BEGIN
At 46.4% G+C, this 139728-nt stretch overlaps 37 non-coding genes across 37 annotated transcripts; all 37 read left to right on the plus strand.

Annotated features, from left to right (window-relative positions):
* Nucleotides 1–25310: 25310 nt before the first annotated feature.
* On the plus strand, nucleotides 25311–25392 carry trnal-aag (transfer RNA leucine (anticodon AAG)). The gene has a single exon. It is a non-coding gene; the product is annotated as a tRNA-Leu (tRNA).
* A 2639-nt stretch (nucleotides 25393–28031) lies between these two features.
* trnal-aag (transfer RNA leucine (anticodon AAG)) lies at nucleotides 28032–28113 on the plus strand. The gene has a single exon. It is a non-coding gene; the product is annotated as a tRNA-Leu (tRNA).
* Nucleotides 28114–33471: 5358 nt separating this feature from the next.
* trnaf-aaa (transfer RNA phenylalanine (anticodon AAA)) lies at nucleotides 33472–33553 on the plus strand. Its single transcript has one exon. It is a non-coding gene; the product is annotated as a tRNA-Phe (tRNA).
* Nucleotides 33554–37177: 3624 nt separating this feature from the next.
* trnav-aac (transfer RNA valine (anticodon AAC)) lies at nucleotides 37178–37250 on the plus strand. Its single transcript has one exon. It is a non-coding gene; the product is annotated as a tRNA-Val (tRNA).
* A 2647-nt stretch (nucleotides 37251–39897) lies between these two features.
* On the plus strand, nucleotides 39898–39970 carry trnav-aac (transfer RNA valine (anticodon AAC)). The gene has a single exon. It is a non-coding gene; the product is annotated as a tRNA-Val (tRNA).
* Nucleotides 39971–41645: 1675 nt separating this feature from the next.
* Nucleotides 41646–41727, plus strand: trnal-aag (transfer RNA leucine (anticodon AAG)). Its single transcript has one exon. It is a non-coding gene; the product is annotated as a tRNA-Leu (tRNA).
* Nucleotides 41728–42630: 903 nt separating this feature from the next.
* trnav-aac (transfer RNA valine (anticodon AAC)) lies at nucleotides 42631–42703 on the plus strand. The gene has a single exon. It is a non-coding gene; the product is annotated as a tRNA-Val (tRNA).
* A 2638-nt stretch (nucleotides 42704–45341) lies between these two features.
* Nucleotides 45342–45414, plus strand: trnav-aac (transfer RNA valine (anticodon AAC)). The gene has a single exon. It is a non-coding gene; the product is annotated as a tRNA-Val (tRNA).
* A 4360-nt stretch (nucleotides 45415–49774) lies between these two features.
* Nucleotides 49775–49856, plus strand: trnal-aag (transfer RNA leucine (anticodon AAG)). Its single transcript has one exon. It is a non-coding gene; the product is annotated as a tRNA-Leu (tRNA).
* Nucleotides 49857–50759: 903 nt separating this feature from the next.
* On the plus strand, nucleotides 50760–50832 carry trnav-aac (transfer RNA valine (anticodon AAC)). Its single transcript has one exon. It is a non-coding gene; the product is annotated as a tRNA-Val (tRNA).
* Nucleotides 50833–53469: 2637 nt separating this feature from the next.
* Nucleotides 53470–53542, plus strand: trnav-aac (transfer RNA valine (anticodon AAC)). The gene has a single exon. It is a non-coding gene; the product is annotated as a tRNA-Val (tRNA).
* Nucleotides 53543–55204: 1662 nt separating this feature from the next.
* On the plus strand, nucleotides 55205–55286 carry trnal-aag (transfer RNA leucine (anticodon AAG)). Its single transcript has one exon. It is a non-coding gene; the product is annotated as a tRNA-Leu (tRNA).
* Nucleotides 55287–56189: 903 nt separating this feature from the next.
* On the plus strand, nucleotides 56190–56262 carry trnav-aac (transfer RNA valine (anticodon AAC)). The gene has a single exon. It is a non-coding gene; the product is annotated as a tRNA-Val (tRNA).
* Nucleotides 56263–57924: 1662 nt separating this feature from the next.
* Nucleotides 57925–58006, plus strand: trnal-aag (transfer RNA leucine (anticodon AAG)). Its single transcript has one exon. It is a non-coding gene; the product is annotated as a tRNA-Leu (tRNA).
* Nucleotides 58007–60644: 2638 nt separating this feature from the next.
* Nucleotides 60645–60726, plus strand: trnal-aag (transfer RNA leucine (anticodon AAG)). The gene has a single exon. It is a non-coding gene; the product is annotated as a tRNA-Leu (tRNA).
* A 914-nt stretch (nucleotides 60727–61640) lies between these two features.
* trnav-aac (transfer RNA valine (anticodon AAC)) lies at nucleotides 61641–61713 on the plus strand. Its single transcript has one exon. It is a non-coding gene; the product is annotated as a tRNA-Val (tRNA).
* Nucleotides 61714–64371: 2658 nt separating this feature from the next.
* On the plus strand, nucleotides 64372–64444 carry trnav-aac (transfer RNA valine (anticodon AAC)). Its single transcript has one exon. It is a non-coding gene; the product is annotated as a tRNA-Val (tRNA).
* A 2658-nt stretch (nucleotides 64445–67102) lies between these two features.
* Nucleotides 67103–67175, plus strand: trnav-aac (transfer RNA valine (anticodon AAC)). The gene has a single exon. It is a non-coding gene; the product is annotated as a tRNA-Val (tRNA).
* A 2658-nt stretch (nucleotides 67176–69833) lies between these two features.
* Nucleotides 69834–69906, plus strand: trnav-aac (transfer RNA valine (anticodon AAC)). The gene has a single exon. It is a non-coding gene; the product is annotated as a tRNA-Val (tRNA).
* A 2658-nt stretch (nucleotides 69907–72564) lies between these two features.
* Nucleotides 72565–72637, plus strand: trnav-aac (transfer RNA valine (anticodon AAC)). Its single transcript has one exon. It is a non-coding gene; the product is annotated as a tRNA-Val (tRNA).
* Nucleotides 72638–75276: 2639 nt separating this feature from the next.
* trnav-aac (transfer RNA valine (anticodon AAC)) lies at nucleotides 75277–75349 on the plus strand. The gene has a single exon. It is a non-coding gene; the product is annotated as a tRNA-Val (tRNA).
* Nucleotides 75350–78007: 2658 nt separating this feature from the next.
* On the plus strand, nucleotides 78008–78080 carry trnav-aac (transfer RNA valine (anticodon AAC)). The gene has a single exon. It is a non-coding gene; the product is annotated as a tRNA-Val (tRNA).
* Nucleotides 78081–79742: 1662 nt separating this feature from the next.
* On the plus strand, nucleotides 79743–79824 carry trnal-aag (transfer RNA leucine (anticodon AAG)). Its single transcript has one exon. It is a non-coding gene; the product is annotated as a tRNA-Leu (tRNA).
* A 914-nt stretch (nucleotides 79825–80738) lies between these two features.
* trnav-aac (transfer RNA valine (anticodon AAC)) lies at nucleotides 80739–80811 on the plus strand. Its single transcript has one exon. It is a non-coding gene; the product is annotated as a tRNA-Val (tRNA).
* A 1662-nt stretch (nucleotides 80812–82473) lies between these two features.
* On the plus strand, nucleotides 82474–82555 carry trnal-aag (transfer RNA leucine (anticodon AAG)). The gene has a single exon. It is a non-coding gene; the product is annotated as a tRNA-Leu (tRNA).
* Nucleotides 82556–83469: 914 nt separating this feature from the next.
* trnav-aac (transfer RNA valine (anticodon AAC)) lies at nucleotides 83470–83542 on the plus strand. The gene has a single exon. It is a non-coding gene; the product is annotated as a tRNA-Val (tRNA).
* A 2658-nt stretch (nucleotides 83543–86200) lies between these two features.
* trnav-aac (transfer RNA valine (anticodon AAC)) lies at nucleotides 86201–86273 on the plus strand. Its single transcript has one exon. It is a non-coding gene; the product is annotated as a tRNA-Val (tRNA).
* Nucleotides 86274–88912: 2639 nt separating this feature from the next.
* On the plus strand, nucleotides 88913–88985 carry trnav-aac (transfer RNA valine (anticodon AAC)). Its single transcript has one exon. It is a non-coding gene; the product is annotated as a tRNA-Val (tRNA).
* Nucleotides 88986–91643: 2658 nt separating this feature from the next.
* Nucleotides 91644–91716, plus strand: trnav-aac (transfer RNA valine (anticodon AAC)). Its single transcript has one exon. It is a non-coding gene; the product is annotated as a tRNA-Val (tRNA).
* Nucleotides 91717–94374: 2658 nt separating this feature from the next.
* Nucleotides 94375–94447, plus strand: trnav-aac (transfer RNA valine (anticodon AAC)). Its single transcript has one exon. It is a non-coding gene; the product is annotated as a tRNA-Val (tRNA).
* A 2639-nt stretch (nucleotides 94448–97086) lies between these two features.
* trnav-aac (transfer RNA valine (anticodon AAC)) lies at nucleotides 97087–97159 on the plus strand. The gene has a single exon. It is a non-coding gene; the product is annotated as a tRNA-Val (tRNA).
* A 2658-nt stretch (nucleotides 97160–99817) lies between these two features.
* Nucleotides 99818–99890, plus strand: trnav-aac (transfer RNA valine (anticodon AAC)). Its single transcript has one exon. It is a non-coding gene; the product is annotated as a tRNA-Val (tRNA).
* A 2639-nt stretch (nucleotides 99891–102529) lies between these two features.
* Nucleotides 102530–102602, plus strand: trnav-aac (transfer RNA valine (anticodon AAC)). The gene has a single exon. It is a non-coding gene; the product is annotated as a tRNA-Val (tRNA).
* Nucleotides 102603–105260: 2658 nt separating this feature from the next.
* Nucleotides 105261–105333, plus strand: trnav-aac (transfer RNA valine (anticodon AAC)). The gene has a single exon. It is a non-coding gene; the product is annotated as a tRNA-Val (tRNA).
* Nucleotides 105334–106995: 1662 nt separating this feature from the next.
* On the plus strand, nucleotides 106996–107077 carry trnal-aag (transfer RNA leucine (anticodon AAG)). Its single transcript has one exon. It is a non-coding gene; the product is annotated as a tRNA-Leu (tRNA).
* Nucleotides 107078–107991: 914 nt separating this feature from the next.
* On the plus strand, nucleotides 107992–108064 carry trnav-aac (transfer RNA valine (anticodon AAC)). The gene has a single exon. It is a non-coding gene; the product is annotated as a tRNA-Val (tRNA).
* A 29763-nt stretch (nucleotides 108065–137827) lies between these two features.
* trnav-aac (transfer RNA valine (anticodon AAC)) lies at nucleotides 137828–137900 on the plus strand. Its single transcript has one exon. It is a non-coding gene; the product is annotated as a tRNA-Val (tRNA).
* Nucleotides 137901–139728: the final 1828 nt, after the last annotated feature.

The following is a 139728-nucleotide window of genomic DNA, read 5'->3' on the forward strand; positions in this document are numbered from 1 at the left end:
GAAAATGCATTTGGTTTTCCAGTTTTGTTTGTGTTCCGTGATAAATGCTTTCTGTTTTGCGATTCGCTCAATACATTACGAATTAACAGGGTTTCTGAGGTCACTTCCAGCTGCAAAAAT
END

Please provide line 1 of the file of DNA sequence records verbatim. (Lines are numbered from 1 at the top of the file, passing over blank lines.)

At 46.4% G+C, this 139728-nt stretch overlaps 37 non-coding genes across 37 annotated transcripts; all 37 read left to right on the plus strand.